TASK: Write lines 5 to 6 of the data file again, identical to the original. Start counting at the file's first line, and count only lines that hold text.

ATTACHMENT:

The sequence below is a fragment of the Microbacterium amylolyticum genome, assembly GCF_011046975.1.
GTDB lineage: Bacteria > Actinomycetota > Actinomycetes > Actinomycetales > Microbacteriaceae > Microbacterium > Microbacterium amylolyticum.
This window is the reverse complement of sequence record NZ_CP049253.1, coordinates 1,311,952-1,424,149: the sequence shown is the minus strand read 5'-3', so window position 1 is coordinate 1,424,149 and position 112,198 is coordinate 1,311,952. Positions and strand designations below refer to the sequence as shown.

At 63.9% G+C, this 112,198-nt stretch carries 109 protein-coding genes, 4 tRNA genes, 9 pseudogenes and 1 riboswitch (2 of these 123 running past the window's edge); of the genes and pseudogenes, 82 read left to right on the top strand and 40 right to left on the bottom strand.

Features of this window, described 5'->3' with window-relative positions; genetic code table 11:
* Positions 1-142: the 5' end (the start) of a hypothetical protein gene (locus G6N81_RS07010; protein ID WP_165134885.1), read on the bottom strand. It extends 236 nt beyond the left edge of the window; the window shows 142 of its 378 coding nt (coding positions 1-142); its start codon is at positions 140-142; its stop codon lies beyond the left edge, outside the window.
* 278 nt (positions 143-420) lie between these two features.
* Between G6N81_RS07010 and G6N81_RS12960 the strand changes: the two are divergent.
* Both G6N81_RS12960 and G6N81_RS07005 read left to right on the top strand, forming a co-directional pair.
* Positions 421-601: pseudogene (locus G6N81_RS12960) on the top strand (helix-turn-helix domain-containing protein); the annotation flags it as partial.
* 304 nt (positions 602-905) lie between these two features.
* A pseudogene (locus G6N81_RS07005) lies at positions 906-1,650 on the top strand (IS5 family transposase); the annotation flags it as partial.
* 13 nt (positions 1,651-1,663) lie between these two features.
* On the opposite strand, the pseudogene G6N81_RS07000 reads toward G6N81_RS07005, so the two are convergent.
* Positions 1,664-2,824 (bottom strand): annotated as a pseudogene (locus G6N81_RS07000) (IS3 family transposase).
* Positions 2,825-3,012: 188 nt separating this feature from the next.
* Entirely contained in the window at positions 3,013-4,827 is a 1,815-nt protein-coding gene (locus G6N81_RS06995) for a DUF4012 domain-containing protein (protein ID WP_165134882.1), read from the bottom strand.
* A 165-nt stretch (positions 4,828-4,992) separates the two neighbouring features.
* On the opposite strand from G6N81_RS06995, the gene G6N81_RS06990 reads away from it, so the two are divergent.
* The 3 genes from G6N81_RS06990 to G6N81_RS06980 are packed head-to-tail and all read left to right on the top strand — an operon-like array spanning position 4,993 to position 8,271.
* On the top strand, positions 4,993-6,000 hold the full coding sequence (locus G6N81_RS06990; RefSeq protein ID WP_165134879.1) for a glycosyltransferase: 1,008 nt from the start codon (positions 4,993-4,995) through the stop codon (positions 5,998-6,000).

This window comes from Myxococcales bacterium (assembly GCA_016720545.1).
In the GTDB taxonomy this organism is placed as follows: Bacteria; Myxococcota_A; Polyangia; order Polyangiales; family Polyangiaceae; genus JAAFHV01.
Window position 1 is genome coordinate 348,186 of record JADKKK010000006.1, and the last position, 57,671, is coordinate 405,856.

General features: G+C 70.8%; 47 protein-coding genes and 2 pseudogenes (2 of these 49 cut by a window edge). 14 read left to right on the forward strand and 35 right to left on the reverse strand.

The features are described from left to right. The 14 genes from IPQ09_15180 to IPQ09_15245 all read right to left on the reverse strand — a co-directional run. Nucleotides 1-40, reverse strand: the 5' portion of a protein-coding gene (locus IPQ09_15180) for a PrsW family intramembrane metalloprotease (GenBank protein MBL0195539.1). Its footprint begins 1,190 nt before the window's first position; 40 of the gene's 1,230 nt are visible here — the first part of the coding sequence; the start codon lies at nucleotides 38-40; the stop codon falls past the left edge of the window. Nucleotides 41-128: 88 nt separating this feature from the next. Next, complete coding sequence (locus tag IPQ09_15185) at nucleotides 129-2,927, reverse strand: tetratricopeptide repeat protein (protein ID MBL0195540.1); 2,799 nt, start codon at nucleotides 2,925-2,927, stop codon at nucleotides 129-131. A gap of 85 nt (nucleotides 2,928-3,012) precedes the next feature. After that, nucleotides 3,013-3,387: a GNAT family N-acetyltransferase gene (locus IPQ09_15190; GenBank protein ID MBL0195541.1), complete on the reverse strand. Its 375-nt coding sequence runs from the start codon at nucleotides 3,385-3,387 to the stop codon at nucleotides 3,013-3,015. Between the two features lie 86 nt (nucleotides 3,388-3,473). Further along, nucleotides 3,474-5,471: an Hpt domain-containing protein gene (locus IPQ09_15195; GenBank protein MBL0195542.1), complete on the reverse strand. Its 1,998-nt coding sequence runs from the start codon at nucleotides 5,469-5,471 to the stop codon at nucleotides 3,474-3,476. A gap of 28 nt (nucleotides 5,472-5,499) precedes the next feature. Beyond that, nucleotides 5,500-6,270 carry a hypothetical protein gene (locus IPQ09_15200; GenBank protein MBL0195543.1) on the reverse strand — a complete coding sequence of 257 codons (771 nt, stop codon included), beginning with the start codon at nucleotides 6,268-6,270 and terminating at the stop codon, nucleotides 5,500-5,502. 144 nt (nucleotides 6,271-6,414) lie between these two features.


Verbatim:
Features of this window, described 5'->3' with window-relative positions; genetic code table 11:
* Positions 1-142: the 5' end (the start) of a hypothetical protein gene (locus G6N81_RS07010; protein ID WP_165134885.1), read on the bottom strand. It extends 236 nt beyond the left edge of the window; the window shows 142 of its 378 coding nt (coding positions 1-142); its start codon is at positions 140-142; its stop codon lies beyond the left edge, outside the window.